Dogeaters is a political and historical tale of the Philippines, enacted on a world stage, whose characters are both human and symbolic. It is a spectacle, a parody, a fantasy, a farce, a roman à clef, and a bildungsroman. It is a postmodern, satirical, allegorical, realistic, stream of conscious, dramatic narrative that is at times pornographic. It is an indictment of colonialism, dictatorship, and religion. It is angry, sad, poignant, repulsive, violent, disjointed, and funny. Its themes explore colonization, exploitation, reality, sexuality, politics, religion, and the search for identity. Its characters include mothers, fathers, grandparents, children, political leaders, movie stars, porn stars, pimps, prostitutes, generals, and guerrillas. There are three main narrators and two minor ones who have different versions of the truth. The timeline is disjointed and unstable, making use of flashbacks and flash forwards. It is a chaotic tale of a third world “banana republic," set in a former United States colony whose people both emulate and revile America. The novel is a mixture of the history, memories, and images of life in Manila during the Marcos regime. Dogeaters is a hectic cacophony that challenges the boundaries of the traditional novel.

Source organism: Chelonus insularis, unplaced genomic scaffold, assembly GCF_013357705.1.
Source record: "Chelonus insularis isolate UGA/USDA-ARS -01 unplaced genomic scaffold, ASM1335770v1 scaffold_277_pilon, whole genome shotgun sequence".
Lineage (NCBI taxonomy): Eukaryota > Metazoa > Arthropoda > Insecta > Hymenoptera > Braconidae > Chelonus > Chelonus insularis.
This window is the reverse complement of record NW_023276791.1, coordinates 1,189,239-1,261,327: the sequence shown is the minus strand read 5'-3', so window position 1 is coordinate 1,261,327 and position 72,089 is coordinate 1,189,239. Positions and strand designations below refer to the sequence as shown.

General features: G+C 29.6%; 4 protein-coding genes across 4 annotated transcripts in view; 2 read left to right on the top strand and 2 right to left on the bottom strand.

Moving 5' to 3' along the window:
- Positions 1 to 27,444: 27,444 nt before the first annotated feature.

Dogeaters is the first novel of Filipina-American author Jessica Hagedorn. It was published in 1990. In 1998, Hagedorn turned the novel into a play that was performed first at the La Jolla Playhouse and then at the Joseph Papp Public Theatre in 2001. Most of Hagedorn’s work focuses on the identity struggle of Filipino Americans trying to assimilate into American culture without having to relinquish their roots. Although Dogeaters is considered the best known and most widely taught novel about the Philippines, many were offended by its title, an insulting slang expression for Filipinos. The pejorative term was coined by American soldiers during the Philippine-American War. It is a reference to indigenous dog-eating tribes in the Luzon area of the Philippines. The author defends the title, however, calling it “a fittingly harsh, confrontational title” for a novel that portrays a turbulent period in Philippine history.